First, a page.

There was a common misconception that Overwatch was a first person MOBA among consumers when Overwatch was originally announced, but the truth is that it’s far from it. Overwatch is a 6v6 multiplayer hero shooter, making it Blizzard’s first attempt at an FPS, and I can assure you, they’ve done a damn fine job. Overwatch feels great to play, each weapon is individual and unique, and each hero has a different feel when you use them, they truly are the star of Overwatch. There are currently 21 heroes, and they’re all unique, individual, and bursting with character. They contribute so much to Overwatch’s overall atmosphere and gameplay, whether it be the lines they come out with, what they say to each other based on previous lore encounters, or screams of victory when using an ultimate ability. Each hero has 2 normal abilities, and an ultimate abilities that are gained by dealing damage, playing objectives and more. These ultimate abilities have potential to change matches in the favor of your team, and are easily the most influential part of Overwatch’s short but sweet matches. Heroes are split up into 4 different categories, and they all explain themselves fairly well; Offense, Defense, Tank, and Support. Each map and game mode will be played with a different hero, and Overwatch encourages switching heroes on the fly in order to counter enemy teams. It’s a refreshing way to play a hero shooter, and it keeps games varied and interesting. One thing that isn’t varied however is the fact that Overwatch comes with a grand total of 12 maps and 4 game modes, being Escort, Control, Hybrid and Assault. You’ll experience all the game has to offer in 3 to 4 hours, and without competitive play, the asking price can seem a little too much. However, Blizzard have promised that all future maps, heroes, and game modes will be offered as free updates, and competitive is to be released sometime this month. If you’re willing to keep playing Overwatch until more is added, the asking price is well worth it, and free content isn’t the only reason to keep playing. Overwatch has a solid progression system that rewards players who consistently play. You earn EXP for each game you play, and when you level up, you earn a free loot crate. Said loot crates can give you skins, voice lines, icons, and in game currency, all of which is purely cosmetic, which is the reason why micro transactions in Overwatch are perfectly acceptable in my opinion. You can pay real money for these loot crates, but all of it’s cosmetic, so Overwatch never becomes pay to win. Earning a new portrait border every 11th level also sweetens the deal.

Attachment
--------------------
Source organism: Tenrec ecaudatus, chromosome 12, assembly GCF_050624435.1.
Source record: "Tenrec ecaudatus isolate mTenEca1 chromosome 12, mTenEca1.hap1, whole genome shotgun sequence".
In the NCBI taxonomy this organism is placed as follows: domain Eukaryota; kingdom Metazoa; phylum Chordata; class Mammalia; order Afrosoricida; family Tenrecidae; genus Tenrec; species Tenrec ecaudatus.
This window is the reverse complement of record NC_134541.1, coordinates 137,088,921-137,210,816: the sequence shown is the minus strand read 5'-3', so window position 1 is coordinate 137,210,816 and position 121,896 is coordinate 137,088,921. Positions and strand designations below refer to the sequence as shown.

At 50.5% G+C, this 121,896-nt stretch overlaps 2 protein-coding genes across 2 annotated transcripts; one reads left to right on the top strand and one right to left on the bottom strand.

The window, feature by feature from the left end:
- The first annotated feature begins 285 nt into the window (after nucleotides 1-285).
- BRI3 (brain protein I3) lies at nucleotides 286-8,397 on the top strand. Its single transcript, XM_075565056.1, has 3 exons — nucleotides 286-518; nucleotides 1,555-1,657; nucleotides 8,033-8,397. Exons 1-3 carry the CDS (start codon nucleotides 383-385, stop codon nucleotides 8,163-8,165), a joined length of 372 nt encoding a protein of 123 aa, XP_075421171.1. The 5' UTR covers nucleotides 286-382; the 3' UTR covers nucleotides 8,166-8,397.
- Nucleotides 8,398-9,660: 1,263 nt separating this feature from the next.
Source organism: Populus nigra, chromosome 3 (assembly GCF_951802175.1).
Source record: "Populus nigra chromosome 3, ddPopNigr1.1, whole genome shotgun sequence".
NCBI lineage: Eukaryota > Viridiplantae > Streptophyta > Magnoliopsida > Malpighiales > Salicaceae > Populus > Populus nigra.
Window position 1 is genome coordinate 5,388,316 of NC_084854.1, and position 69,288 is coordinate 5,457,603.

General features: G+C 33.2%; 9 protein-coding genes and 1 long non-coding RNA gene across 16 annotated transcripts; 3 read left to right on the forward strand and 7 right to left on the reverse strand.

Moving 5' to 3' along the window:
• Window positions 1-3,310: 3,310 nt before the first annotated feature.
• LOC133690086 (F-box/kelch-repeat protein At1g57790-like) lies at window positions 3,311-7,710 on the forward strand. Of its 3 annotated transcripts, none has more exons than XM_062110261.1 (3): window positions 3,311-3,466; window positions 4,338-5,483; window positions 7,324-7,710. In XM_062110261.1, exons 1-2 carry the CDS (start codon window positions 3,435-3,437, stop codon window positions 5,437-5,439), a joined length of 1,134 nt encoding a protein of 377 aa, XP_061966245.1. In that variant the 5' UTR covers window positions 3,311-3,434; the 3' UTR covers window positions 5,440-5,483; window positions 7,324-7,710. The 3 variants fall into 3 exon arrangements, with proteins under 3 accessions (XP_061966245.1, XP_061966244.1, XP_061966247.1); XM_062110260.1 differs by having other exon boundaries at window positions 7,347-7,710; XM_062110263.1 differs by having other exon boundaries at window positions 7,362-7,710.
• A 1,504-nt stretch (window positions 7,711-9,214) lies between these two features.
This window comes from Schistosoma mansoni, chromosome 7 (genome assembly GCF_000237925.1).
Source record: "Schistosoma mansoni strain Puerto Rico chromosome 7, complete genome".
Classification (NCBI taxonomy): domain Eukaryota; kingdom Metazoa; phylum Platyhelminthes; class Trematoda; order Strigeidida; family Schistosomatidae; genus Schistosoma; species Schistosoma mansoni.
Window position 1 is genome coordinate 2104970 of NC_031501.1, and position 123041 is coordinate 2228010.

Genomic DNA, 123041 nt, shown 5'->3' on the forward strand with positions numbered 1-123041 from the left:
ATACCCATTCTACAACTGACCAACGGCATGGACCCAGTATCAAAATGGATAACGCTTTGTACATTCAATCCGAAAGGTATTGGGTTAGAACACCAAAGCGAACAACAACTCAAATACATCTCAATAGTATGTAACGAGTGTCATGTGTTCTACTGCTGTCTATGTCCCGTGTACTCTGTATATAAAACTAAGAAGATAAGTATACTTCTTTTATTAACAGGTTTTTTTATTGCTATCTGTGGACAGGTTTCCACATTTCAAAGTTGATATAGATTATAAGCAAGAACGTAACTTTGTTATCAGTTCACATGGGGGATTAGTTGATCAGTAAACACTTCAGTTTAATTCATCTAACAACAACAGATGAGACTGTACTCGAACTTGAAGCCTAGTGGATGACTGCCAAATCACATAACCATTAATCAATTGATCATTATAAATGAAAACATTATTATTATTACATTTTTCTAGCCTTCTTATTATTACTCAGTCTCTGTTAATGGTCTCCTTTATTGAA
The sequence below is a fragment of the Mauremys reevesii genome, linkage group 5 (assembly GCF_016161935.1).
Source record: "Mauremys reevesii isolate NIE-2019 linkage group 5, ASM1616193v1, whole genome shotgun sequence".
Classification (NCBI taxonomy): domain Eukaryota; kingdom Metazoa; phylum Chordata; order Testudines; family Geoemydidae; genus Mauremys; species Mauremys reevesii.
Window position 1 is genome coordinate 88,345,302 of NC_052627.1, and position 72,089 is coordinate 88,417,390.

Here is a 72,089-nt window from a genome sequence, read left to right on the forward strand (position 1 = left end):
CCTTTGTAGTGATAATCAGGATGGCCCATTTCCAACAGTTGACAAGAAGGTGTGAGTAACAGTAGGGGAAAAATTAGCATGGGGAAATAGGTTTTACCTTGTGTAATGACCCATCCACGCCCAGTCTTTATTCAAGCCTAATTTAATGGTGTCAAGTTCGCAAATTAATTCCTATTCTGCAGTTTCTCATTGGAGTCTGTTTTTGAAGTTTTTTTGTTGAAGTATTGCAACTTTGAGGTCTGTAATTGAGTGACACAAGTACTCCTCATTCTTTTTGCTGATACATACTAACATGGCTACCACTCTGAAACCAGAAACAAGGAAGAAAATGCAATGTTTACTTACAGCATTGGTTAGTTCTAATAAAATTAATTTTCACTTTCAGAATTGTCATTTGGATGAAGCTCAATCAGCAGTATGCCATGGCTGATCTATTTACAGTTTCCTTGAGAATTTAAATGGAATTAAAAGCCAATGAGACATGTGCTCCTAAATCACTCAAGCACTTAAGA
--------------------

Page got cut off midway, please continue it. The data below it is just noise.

The Future Is Now
If there’s one thing you can rely on when it comes to Blizzard, it’s polish, and Overwatch is no exception. I haven’t encountered one game breaking glitch throughout my 40 hour experience. Connections have been perfect, and apart from the odd server disconnect (which are quickly fixed) the game never crashed once. Overwatch looks beautiful, from the snowy map of Nepal to the sun scorched Temple of Anubis, Overwatch never fails to be a treat for the eyes with its bright, cartoonish art style. The game always ran at a solid 60 FPS for me without any drops, no matter how hectic fights got. Overwatch doesn’t have high system requirements either, making it widely available and playable for many.
In my opinion, Overwatch delivers on most of the things it promised it would. It’s a fantastic game, an incredibly well designed shooter that I can’t stop playing. I keep on coming back for more, and i’d have it no other way. I just hope it can keep me hooked until we get some free content, and until competitive is released to the public. I’m going to be honest. If you’re the type of person that gets bored of a game easily, I can’t recommend Overwatch to you right now. It’s simply not worth it, but, if you’re willing to stick with it and keep playing it, or revisit it when future content is added, it’s well worth the asking price.
-Fantastic shooting mechanics
– Unique Heroes that are bursting with character
-Extremely polished, with strong visuals and performance
-No competitive play yet
-Not enough content on launch
Thanks for reading guys! Up next is Mirror’s Edge Catalyst, and that should be up tomorrow. -Harry.